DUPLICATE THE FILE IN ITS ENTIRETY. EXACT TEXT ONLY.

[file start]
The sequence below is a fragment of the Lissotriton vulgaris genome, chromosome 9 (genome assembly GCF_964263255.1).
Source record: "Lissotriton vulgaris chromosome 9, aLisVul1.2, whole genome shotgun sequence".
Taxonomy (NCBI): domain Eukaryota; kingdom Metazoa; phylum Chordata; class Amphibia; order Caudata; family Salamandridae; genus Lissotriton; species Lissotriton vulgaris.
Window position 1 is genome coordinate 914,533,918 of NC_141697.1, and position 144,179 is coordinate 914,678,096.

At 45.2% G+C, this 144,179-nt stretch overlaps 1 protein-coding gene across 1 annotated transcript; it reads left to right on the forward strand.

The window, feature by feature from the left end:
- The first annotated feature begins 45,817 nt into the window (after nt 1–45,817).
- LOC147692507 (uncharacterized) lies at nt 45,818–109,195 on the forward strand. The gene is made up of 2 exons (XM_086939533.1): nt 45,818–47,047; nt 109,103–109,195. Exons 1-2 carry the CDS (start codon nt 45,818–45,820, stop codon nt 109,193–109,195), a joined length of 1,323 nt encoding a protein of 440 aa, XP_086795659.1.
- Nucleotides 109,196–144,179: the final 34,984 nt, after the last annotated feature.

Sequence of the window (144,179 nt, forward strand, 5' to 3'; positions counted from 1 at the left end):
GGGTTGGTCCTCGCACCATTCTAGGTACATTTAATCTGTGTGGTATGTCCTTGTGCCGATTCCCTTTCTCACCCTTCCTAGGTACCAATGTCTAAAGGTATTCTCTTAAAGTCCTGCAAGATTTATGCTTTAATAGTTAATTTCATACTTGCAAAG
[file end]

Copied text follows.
The sequence below is a fragment of the Lissotriton vulgaris genome, chromosome 9 (genome assembly GCF_964263255.1).
Source record: "Lissotriton vulgaris chromosome 9, aLisVul1.2, whole genome shotgun sequence".
Taxonomy (NCBI): domain Eukaryota; kingdom Metazoa; phylum Chordata; class Amphibia; order Caudata; family Salamandridae; genus Lissotriton; species Lissotriton vulgaris.
Window position 1 is genome coordinate 914,533,918 of NC_141697.1, and position 144,179 is coordinate 914,678,096.

At 45.2% G+C, this 144,179-nt stretch overlaps 1 protein-coding gene across 1 annotated transcript; it reads left to right on the forward strand.

The window, feature by feature from the left end:
- The first annotated feature begins 45,817 nt into the window (after nt 1–45,817).
- LOC147692507 (uncharacterized) lies at nt 45,818–109,195 on the forward strand. The gene is made up of 2 exons (XM_086939533.1): nt 45,818–47,047; nt 109,103–109,195. Exons 1-2 carry the CDS (start codon nt 45,818–45,820, stop codon nt 109,193–109,195), a joined length of 1,323 nt encoding a protein of 440 aa, XP_086795659.1.
- Nucleotides 109,196–144,179: the final 34,984 nt, after the last annotated feature.

Sequence of the window (144,179 nt, forward strand, 5' to 3'; positions counted from 1 at the left end):
GGGTTGGTCCTCGCACCATTCTAGGTACATTTAATCTGTGTGGTATGTCCTTGTGCCGATTCCCTTTCTCACCCTTCCTAGGTACCAATGTCTAAAGGTATTCTCTTAAAGTCCTGCAAGATTTATGCTTTAATAGTTAATTTCATACTTGCAAAG